A troublesome thigh bone might trip up the timeline of human evolution. According to research published recently in PLOS ONE, a femur found in Southwest China could mean that a species of early human — one from a lineage other than the one that resulted in humans alive today — survived as recently as 14,000 years ago.
“Our work shows that the thigh bone strongly resembles very ancient species like early Homo erectus or Homo habilis, which lived about 1.5 million years ago or more in Africa,” study author Darren Curnoe of the University of New South Wales wrote in an article for the Conversation.
Curnoe admits in his commentary that a single bone does not a mysterious lineage of pre-modern humans make. But this single femur is part of a growing body of evidence: In 2012, Curnoe and his colleagues reported on unusual skulls from the same fossil site. The residents of the area, dubbed the Red Deer Cave people by the researchers, seemed to have lived in the ballpark of 10,000 years ago, but had skulls and teeth that seemed unusually archaic. The researchers suspected they might be some long-lasting lineage of early human (or a hybrid between modern humans and an older group) but they didn’t have enough evidence to really make the suspicion stick.
The owner of the newly analyzed femur would have weighed just about 110 pounds, but we don’t know much else about the strange men and women that might have shared stomping grounds with our own ancestors. If the dating of these bones is accurate, there are a lot of questions to be answered. For starters, how did a smaller, more primitive species survive so long in the age of modern man? Even Neanderthals, a group now known to have co-existed and bred with humans quite successfully, disappeared into our own gene pool some 40,000 years ago.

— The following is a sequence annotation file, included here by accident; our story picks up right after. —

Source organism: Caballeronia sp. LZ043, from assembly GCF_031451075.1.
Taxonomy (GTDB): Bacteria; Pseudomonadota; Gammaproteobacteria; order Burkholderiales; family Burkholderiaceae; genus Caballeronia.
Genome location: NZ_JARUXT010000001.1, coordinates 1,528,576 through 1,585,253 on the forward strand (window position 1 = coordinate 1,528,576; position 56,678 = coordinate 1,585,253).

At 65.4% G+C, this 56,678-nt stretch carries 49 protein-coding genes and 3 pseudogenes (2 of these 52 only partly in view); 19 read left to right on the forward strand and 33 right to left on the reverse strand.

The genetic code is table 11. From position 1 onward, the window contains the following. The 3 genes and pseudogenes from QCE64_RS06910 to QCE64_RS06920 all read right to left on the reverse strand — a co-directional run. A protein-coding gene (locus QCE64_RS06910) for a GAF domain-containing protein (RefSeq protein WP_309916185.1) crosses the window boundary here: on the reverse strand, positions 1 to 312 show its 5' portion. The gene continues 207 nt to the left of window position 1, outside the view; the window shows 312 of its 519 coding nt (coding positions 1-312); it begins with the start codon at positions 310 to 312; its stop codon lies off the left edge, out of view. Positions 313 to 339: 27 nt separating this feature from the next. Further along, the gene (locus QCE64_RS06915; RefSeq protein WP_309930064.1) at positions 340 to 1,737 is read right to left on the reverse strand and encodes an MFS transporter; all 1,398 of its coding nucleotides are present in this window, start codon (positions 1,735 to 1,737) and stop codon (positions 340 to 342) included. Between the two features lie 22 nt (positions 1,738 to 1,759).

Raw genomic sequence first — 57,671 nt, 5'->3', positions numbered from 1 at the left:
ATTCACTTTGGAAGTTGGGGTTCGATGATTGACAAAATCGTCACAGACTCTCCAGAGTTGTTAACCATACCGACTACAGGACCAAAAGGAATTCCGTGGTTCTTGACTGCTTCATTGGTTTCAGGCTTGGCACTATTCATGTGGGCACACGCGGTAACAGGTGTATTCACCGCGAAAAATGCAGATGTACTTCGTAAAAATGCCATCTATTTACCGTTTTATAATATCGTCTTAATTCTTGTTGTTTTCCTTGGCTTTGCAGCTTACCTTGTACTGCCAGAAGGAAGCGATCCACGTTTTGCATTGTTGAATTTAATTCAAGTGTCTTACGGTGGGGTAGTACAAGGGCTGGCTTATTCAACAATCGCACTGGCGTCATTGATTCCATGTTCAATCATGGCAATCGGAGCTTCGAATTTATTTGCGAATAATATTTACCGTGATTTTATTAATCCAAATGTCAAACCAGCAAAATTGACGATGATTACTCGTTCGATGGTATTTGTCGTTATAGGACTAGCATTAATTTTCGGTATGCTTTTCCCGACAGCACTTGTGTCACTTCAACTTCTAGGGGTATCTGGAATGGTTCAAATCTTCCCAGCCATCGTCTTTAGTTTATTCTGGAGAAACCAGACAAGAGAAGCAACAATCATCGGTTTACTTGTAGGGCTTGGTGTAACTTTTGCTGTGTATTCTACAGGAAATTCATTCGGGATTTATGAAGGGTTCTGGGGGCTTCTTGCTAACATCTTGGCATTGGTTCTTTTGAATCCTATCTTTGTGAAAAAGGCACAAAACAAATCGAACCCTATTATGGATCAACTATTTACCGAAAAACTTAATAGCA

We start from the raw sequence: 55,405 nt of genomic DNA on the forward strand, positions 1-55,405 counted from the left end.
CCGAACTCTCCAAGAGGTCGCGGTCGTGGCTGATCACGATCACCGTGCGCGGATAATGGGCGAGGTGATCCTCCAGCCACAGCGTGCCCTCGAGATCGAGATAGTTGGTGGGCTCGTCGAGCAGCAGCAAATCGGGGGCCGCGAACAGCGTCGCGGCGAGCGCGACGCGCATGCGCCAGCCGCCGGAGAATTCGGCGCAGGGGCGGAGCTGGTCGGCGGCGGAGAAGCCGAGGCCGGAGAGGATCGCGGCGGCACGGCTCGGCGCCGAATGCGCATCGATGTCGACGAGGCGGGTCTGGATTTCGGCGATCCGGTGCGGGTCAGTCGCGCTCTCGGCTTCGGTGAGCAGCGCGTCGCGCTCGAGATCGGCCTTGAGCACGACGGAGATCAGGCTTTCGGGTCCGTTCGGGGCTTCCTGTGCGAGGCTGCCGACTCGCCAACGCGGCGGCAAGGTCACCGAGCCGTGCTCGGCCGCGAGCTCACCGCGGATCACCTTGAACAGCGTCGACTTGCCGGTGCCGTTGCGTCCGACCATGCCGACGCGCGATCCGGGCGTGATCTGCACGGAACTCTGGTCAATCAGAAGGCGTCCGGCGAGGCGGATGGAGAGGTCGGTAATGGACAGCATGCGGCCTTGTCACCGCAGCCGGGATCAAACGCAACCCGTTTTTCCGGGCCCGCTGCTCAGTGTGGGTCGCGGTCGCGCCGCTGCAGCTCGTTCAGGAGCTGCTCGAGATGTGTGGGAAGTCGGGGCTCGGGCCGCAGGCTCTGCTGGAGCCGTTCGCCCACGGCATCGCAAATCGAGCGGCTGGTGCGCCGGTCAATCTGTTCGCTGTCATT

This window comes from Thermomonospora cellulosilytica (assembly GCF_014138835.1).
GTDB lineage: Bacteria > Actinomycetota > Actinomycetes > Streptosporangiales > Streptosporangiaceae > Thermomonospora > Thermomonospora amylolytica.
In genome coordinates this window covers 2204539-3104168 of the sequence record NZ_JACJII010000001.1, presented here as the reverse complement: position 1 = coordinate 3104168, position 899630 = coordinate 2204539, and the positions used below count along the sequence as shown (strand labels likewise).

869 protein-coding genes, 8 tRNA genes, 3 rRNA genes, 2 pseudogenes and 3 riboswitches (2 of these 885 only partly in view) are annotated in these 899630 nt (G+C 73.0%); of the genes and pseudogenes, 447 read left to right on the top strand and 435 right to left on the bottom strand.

Scientists are pretty sure that at least one small, archaic human existed in recent history: Homo floresiensis may have lived as recently as 17,000 years ago, and has been aptly nicknamed “Hobbit.” But these small-brained, small-bodied humans survived for obvious reasons — they were isolated on an Indonesian island. Curnoe and his colleagues argue that the region of China where the recent femur and skulls were found might have been isolated enough to give this unknown species similar protection against extinction.
The new study is far from conclusive, and scientists will have to find a whole bunch of relevant bones before this strange species — whatever it is — makes it on the books. But whether the Red Deer Cave people ever emerge as a uniquely resilient species of man, it’s becoming more and more obvious that our ancestors weren’t the only humans on the scene.
© 2015 The Washington Post